OTE - Oregon Travel Experience

Shipley Family Homestead

Posted on: July 21st, 2022 in Historical Marker Details |

Reuben Shipley was born a slave in Kentucky and emigrated to the Willamette Valley over the Oregon Trail in 1853 with his enslaver, Robert Shipley. In return for accompanying the family to Oregon, Reuben was given his freedom and worked for Eldridge Hartless on a farm south of Corvallis. He saved $1,500 with which he purchased 101 acres of the Charles Bales’ Donation Land Claim.

Mary Jane Holmes was born in Missouri in 1841 and her family emigrated to Oregon as slaves of Nathaniel Ford when she was just three years old. Ford allowed Mary Jane’s parents to move out of his household but refused to allow her and her siblings to go with them. Mary Jane’s father Robin Holmes began a long legal battle to regain custody of his children. In 1853, Oregon Supreme Court Justice George H. Williams awarded custody of the three children to their parents on the grounds there was no legal precedent for slavery in Oregon. Mary Jane voluntarily remained with the Fords as a free servant for another four years.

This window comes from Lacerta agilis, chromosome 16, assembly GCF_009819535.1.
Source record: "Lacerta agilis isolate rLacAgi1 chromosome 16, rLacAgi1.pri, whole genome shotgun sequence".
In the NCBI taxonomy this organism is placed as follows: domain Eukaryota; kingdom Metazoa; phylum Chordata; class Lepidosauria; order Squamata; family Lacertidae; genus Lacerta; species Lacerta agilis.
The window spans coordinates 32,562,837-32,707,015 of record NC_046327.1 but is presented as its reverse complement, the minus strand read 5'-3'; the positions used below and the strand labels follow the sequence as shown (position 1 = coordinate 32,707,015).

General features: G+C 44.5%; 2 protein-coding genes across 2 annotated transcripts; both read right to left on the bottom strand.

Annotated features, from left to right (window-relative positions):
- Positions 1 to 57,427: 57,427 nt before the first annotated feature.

In 1857 Reuben married Mary Jane Holmes after paying Nathaniel Ford $700. Ford demanded the money even though Mary Jane had been liberated by the Territorial Supreme Court four years earlier.

The Shipley family was highly regarded in Plymouth, which was an unincorporated farming community within what is today Philomath. In 1861, the Shipleys donated two acres of their land to what became Mount Union Cemetery.  Reuben was buried there in 1872. Mary Jane lived until 1926 and is was buried beside Reuben, along with four of their children. Their eldest son later installed a monument for the family in his chosen name of Ficklin. 

The Shipley story recognizes Oregon’s complex history with Black residents and the resilience of early Black settlers.

Location: Philomath at the entrance to Newton Creek Park, near the Hunsicker Bike Path at the intersection of Newton and James Streets.

This marker was made possible through the support of the Oregon Community Foundation, the Confederated Tribes of the Siletz Indians, the Baha’i Faith of Corvallis, the Oregon Black Pioneers, and contributions of 43 individual donors.